Can autism develop later in life?

Samir Kadri
Author: Samir Kadri Medical Reviewer: Morgan Blair Last updated:

Autism spectrum disorder (ASD) is typically detected and diagnosed in children by the age of 2, though some people are not diagnosed until adolescence or adulthood. [1]

Diagnosing ASD is challenging as there is no medical test that conclusively proves a person has autism. Doctors must analyze a child’s developmental history, general behavior, and responses to certain questions to make a diagnosis. [1]

With an increasing number of people over the age of 50 receiving a diagnosis of ASD [2], the question arises: Can autism develop in later life?

Can autism develop later in life?

Can you get autism in later life?

If you’ve noticed symptoms of autism in later life and are wondering if you can become autistic in adulthood, the answer is no you cannot.

Autism spectrum disorder (ASD) arises from atypical brain development and because adult brains are already fully formed, a person cannot develop autism as such. However, it is possible that you always had autism and it went undetected until your adult life.

ASD affects people differently, but core behavioral aspects include poor social communication and repetitive restricted behaviors. [2] Many adults diagnosed with ASD are already receiving treatment for social problems, anxiety, and mood fluctuations. They typically feel unsupported, isolated, and have poor employment prospects. [2]

However, receiving an ASD diagnosis later in life can leave a person feeling vindicated and provide them with a much-needed explanation for their past experiences. [2] Subjects of a 2019 study conducted in Health Psychology & Behavioral Medicine spoke of their relief at receiving the diagnosis with one person describing it as a ‘eureka’ moment. [2]

An autism diagnosis can bring a sense of validation and understanding to individuals who may have struggled with social interactions, sensory sensitivities, and other challenges throughout their lives. It can help them make sense of their experiences and provide answers to questions about why they may have faced certain difficulties.

While the diagnoses felt validating for participants of the 2019 study, it brought mixed emotions as they felt they were not provided with any therapy or other supportive interventions following the study. [2]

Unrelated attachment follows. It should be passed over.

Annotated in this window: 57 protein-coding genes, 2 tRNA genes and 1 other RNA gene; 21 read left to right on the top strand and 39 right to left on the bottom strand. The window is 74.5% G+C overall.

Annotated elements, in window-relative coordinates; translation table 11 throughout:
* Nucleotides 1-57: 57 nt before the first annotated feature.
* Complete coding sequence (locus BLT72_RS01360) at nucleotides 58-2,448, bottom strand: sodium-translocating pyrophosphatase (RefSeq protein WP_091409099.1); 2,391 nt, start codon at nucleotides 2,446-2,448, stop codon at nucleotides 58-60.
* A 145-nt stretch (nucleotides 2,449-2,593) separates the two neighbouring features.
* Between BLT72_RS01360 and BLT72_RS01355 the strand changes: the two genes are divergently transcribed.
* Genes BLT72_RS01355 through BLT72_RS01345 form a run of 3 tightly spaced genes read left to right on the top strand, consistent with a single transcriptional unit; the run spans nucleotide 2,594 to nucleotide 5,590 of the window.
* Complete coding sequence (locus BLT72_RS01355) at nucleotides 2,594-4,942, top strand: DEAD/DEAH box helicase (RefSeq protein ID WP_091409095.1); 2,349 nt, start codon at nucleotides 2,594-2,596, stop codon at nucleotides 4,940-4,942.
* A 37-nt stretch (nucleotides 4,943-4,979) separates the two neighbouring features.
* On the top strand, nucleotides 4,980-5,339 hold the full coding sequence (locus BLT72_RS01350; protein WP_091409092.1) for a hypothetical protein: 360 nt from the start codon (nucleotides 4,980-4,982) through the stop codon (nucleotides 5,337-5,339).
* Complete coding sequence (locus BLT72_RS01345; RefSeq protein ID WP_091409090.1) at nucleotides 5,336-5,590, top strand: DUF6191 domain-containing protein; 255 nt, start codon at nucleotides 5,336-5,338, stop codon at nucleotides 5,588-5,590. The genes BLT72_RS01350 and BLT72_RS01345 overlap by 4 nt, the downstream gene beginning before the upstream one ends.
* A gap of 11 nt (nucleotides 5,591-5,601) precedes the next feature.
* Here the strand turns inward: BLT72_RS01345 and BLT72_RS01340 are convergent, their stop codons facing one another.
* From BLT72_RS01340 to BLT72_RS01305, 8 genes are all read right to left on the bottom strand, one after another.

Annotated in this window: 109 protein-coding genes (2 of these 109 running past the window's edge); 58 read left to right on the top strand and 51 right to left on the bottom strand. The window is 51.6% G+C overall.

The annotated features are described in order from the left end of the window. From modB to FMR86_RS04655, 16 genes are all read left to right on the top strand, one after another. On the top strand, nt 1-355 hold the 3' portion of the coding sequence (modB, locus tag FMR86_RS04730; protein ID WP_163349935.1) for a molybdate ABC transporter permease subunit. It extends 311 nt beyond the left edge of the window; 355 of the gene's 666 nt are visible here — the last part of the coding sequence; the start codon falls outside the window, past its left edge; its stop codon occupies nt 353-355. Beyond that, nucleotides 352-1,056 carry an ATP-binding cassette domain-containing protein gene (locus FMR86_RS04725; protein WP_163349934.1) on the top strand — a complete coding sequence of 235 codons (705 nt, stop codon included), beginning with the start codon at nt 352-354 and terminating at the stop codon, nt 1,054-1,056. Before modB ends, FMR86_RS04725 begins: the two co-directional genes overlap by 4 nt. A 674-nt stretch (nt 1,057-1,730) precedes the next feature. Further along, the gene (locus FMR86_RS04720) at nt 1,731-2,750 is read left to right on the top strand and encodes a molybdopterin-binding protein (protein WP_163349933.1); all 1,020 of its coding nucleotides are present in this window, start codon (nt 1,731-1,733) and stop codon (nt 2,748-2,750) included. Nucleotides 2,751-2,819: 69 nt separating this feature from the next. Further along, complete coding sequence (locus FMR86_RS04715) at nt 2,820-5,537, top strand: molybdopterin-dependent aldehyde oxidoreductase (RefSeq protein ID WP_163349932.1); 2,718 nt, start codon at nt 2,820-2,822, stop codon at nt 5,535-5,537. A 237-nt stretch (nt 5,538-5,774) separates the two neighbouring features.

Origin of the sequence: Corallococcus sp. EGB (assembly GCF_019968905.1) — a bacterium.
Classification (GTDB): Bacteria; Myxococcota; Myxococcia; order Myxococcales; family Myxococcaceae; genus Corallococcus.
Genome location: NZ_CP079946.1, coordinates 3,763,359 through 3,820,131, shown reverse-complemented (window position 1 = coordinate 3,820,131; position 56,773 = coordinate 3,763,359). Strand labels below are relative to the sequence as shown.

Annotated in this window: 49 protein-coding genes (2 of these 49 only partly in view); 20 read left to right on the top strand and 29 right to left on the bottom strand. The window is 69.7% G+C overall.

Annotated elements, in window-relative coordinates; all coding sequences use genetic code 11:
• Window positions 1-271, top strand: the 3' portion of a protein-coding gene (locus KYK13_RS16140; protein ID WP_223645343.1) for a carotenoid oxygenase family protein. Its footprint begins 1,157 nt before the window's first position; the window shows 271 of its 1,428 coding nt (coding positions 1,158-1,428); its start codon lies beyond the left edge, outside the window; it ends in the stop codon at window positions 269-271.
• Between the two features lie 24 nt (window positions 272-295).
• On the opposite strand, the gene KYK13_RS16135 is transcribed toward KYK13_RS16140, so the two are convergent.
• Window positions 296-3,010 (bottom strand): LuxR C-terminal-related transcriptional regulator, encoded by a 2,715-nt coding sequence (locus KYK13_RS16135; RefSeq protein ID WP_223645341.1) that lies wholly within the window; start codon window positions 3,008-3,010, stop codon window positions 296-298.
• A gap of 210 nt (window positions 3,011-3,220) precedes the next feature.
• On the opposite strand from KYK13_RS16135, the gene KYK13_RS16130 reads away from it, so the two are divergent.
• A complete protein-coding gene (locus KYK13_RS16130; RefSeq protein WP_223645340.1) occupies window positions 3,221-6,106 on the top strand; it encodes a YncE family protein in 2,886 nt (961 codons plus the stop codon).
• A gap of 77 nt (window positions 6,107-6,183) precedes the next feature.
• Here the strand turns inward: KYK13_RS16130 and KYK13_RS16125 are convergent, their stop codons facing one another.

Support can help individuals with autism develop strategies and skills to manage challenges associated with the condition. This might include social skills training, sensory regulation techniques, and strategies for managing anxiety or stress.

With the right support, individuals with autism can improve their overall quality of life. They may be better equipped to pursue education, employment, and relationships, and they can find fulfillment and happiness in these areas.

Signs of autism in adults

According to the British National Health Service (NHS), common signs of autism include: [3]

  • Deep anxiety about social situations
  • Finding it difficult to relate to others’ feelings or thoughts
  • Finding it hard to make friends
  • Seemingly blunt, rude,or disinterested in other people
  • Finding it hard to express how you feel
  • Taking things literally – not understanding sarcasm, irony,or expressions such as ‘break a leg’
  • Sticking to the same routine every day and feeling anxious if it is altered
  • Not understanding social rules such as interrupting others
  • Avoiding eye contact
  • Liking to plan everything carefully before doingsomething
  • Having an obsessive interest in certain subjects or activities
  • Being attuned to small details, patterns, smells,or sounds that others are not
  • Not enjoying close contact with others or showing signs of distress if someone gets too close to you.

Autism in women

Autism can be presented differently by women, as they may have learned to: [3]

  • Hide their signs of autism to fit in better – this can be done by mimicking other people’s behavior.
  • Be quieter and hide their feelings.
  • Cope better with social situations.
  • Hide their repetitive behaviors.

These features are encompassed by a term called, Autism Masking, and they can make it harder to identify ASD in women compared with men. [3]

  1. Screening and Diagnosis | Autism Spectrum Disorder (ASD) | NCBDDD. (2022, March 31). Centers for Disease Control and Prevention.
  2. Stagg, S. D., & Belcher, H. (2019). Living with autism without knowing: receiving a diagnosis in later life. Health Psychology and Behavioral Medicine, 7(1), 348–361.
  3. Website, N. (2023b, March 8). Signs of autism in adults.
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Samir Kadri
Author Samir Kadri Writer

Samir Kadri is a medical writer with a non-profit sector background, committed to raising awareness about mental health.

Published: Oct 24th 2023, Last edited: Oct 24th 2023

Morgan Blair
Medical Reviewer Morgan Blair MA, LPCC

Morgan Blair is a licensed therapist, writer and medical reviewer, holding a master’s degree in clinical mental health counseling from Northwestern University.

Content reviewed by a medical professional. Last reviewed: Oct 24th 2023